s a senior in high school, Jayda Curry made her home into an empire — her empire.
Corona, California, was her first and only home prior to joining the Cal women’s basketball team in Berkeley. The Southern California hooper, who says the hardest part about college so far has been being away from home, had truly taken over the basketball scene in the region and certainly deserved the crown.
The lead point guard at Corona Centennial High School, Curry led her school to its first-ever Southern California regional championship, beating high school sports giant Mater Dei in the final. She scored 27 points and grabbed 10 rebounds to cap off one of the best ever individual seasons in state history.
By the time she left Corona to begin summer workouts in Berkeley, the phenom had been named state player of the year by several organizations — awards that have previously been won by WNBA all-time greats Diana Taurasi and Cheryl Miller. And when it was time to move homes, she didn’t slow down.
Halfway through this past season, Curry was named one of the top five freshman players in the country by ESPN after posting an average of 19.5 points per game at the collegiate level.
It would be an understatement to say that Curry was impressive in her freshman year campaign. How many Division I basketball programs can say that their best player is a freshman? How many freshman players can honestly say that they are not only one of the best young players in the country, but one of the best players in the country, full stop?
Once the queen of Corona, Curry has quickly become the cornerstone of Cal women’s basketball in just one year in Berkeley. If she continues to improve, #30 will almost certainly find herself in the WNBA some day.
What makes it all possible, however, is not merely raw athleticism or talent. She does not command attention; she prefers listening over speaking. Instead of Jay-Z or heavy metal before games, she prefers gospel music to calm her nerves.
She does not rule with an iron fist or feign unrelenting courage.
Under the surface, one will find a wise and thoughtful learner whose introspection is key in her ability to build an empire, no matter where she is.
or the greater part of her life, Curry has been in love with basketball.
Like many future Division I players, she first picked up a basketball at 5 years old. By the time she had finished elementary school, she knew she wanted to pursue basketball for as long as she possibly could.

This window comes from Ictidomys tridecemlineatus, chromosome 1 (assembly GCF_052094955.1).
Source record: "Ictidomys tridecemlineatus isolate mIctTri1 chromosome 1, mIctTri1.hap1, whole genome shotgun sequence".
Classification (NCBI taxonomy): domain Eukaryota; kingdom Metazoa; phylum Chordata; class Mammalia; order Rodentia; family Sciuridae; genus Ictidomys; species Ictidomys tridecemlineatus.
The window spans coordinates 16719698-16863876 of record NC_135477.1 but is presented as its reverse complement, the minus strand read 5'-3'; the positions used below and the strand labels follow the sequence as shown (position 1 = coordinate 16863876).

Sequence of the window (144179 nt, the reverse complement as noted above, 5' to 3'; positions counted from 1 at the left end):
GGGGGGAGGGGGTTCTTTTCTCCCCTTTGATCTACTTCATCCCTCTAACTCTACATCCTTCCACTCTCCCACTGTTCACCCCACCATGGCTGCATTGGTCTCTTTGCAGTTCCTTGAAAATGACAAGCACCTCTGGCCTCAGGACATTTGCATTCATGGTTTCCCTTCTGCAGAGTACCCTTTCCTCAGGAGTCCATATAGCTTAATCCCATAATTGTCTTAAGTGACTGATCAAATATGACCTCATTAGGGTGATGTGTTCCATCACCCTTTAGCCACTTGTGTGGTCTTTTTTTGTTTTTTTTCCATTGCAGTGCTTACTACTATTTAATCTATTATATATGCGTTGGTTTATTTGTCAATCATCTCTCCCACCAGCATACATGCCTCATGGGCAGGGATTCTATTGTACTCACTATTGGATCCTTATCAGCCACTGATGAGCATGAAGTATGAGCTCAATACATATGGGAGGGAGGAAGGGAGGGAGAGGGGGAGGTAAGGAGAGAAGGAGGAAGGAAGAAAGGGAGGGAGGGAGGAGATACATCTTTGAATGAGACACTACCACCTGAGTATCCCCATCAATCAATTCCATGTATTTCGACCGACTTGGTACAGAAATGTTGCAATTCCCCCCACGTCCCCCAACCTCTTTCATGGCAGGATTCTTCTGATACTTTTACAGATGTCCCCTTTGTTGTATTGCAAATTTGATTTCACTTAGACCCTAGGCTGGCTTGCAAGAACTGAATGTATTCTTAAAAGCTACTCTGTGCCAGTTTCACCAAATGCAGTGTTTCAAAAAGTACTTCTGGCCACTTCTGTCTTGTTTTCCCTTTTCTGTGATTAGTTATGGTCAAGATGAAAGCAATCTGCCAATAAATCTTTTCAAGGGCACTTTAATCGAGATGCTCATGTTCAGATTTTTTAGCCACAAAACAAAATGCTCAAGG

Unlike many of her current peers, however, Curry’s focus wasn’t solely on hoops from the very beginning. While she was first learning to dribble and shoot, the acrobatic point guard was also learning gymnastics. Even though she only took lessons for a few years in elementary school, the coordination and grace of Curry’s game can, in part, be attributed to those two short but valuable years learning cartwheels and needle kicks.
Once she had to choose one sport, Curry had no qualms about ditching gymnastics for basketball.
“(My parents) wanted to put us in sports and the first one was basketball, as it just so happened,” Curry said. “We (Curry and her younger sister, Layla) just grew to really love it and just want to always be in the gym … I don’t think that there was a specific reason, but they definitely chose the right sport, for sure.”
Much like the Lopez twins and the Gasols, Jayda and Layla are quite the sibling basketball duo. Layla Curry, who played with Jayda in high school, is now an incoming freshman at Loyola Marymount and will continue her basketball career with the Lions.
Curry’s older sister, Kayla, has also made a name for herself, albeit in a different sphere. She is better known as Kayla Nicole, or perhaps by her Instagram @iamkaylanicole, which has 637,000 followers.
Jayda herself has 25,000 Instagram followers, and that number will only continue to grow. She also just recently met her basketball name-alike, fellow #30 point guard Stephen Curry, who gave her a signed jersey at the Chase Center in late January.
When asked what it was like to lead a power five conference team at the age of 18 — an impact that would lead to a flurry of name, image and likeness deal offers, public recognition and a meeting with one of the most famous athletes in the world — Curry began to speak, but then paused for a moment. She then offered a response indicative of wisdom beyond her years.